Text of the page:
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Amerityre losses deepen despite higher annual sales

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BOULDER CITY, Nev.—Polyurethane tire developer Amerityre Corp.'s net loss for the fiscal year ended June 30 was nearly 40 percent deeper than in the previous year despite 18.7-percent higher sales.

Boulder City-based Amerityre attributed the deeper loss, $1.18 million, to higher raw materials costs and increased selling, general and administrative expenses relating to stock-based compensation and selling costs associated with increased sales activity. Sales rose to $4.36 million.

The firm also incurred a loss of about $47,000 related to failures of forklift tires—a problem the company attributed to “product design and chemical mixing problems” that resulted in a production shutdown for several months.

The company said the problems “have since been resolved” and production resumed in March. The Amerityre's dealer network experienced growth during the fourth quarter, Amerityre President Tim Ryan said.

The $532,000 net loss for the fourth quarter was Amerityre's 68th consecutive quarterly net loss. Sales during the quarter fell 12.4 percent from a year ago to $953,588.

The cumulative loss now exceeds $62 million over 17 years on approximately $28.4 million in sales.

In addition, redesigning and retooling the forklift tire production lines resulted in higher-than-expected costs, the company said.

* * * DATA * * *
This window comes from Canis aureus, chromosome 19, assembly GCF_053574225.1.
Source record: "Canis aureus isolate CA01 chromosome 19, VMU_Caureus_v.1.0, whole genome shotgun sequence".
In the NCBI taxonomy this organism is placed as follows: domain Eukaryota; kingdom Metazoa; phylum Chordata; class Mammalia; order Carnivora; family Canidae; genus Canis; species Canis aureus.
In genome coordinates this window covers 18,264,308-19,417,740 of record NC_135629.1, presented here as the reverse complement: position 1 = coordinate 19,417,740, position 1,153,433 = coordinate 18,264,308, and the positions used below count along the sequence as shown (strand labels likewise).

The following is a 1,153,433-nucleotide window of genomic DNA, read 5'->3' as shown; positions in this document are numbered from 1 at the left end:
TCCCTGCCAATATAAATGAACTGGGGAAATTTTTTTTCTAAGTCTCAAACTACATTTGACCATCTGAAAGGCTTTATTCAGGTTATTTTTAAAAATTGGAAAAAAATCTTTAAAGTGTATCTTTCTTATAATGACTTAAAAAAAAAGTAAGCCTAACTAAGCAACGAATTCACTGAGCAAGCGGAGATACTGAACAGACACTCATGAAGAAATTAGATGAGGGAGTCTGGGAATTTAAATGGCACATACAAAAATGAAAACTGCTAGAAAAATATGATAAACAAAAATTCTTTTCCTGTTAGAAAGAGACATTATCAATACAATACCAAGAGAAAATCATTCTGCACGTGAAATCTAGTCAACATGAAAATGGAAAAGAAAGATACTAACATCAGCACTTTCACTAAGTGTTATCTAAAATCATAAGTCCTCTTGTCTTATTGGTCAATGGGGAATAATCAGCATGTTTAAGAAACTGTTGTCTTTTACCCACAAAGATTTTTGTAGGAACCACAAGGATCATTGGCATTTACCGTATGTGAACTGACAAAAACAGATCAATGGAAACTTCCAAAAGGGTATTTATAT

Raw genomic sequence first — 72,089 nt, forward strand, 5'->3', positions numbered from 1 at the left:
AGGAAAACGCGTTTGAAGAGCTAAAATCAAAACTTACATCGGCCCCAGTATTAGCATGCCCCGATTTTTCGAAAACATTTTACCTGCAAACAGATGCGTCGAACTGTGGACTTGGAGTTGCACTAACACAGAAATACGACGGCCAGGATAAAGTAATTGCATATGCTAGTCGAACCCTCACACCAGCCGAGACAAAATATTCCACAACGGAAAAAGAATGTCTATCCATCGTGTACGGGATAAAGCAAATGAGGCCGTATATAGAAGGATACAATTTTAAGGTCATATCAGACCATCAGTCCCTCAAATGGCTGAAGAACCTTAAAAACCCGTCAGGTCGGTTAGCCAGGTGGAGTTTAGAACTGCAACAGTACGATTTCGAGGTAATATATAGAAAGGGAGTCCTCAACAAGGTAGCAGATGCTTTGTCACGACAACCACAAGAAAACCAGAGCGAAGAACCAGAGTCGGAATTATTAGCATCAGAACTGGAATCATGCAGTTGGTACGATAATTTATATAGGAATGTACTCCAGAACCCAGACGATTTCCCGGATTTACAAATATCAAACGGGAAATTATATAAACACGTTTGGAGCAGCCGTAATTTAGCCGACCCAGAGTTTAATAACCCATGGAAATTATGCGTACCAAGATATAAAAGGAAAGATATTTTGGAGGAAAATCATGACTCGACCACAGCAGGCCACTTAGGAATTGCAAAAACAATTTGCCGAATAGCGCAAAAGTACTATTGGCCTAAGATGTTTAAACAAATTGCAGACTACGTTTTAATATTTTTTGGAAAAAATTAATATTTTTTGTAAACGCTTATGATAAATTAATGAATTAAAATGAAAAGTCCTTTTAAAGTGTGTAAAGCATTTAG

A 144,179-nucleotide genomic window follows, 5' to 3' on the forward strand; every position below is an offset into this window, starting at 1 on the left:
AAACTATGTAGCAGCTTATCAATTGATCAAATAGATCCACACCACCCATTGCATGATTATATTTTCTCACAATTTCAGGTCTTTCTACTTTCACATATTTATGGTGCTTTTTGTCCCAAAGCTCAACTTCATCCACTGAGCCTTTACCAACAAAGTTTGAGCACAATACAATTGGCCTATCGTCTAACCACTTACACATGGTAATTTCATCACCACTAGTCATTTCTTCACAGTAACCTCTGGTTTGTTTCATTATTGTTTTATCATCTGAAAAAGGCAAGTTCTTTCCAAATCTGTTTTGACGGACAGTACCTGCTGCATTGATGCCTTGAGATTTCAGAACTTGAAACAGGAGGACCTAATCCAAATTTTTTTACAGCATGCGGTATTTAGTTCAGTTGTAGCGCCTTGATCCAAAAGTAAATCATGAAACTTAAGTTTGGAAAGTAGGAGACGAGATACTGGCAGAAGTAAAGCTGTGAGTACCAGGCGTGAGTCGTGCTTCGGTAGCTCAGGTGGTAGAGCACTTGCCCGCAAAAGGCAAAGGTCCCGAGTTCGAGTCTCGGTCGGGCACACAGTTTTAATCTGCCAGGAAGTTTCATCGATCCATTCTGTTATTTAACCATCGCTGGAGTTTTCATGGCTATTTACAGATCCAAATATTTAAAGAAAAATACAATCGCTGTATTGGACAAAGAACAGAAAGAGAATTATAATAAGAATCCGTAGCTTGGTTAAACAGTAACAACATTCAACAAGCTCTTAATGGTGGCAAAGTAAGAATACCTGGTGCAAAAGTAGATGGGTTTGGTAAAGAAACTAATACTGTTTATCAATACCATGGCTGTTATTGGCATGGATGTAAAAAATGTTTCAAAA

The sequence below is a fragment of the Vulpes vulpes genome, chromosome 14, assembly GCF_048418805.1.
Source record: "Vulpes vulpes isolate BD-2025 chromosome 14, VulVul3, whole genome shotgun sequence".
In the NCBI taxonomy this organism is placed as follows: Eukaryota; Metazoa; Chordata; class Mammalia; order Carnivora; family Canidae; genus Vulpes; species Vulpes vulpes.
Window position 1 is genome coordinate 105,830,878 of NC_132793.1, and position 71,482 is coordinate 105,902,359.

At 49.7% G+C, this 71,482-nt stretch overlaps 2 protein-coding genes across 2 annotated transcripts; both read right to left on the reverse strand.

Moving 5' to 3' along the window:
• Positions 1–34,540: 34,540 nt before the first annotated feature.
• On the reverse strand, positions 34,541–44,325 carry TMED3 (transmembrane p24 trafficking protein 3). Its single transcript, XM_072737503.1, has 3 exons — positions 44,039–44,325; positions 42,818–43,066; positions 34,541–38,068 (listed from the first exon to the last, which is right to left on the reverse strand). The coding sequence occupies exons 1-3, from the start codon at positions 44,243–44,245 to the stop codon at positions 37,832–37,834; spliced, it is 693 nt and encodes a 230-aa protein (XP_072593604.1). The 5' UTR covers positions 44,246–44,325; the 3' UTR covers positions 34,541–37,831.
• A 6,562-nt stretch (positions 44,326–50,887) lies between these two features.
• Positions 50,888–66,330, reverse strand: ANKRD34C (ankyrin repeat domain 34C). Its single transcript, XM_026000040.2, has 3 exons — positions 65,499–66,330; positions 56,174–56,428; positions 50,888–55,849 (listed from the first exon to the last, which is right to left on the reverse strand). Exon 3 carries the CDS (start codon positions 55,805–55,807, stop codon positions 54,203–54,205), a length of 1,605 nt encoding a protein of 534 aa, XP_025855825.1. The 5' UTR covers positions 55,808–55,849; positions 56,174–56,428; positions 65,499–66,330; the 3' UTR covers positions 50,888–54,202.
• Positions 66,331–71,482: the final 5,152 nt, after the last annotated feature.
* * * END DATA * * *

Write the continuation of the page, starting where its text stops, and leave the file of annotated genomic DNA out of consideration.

Amerityre said forklift tire sales more than doubled over fiscal 2011, but the problems also led to a number of customers and distributors returning their entire forklift tire inventory along with the tires that failed.

In order to retain its customers and dealers, the company honored warranties and accepted the return of the tires, Mr. Ryan said. In the meantime, distributors have had a chance to see the redesigned tire and have expressed satisfaction, he added, saying the company has signed 36 new distributors in the past year, including several since the reintroduction.

Amerityre said it is evaluating its options for the returned tires. One option stated in the firm's 10-K report is to “sell those tires to international customers on an 'as is' basis at a reduced price.”

The tire maker cautioned it “may incur additional losses if our plan to dispose of the returned forklift tires is unsuccessful.”

Amerityre also is gearing up for a “major launch” next spring of its agricultural tire line.
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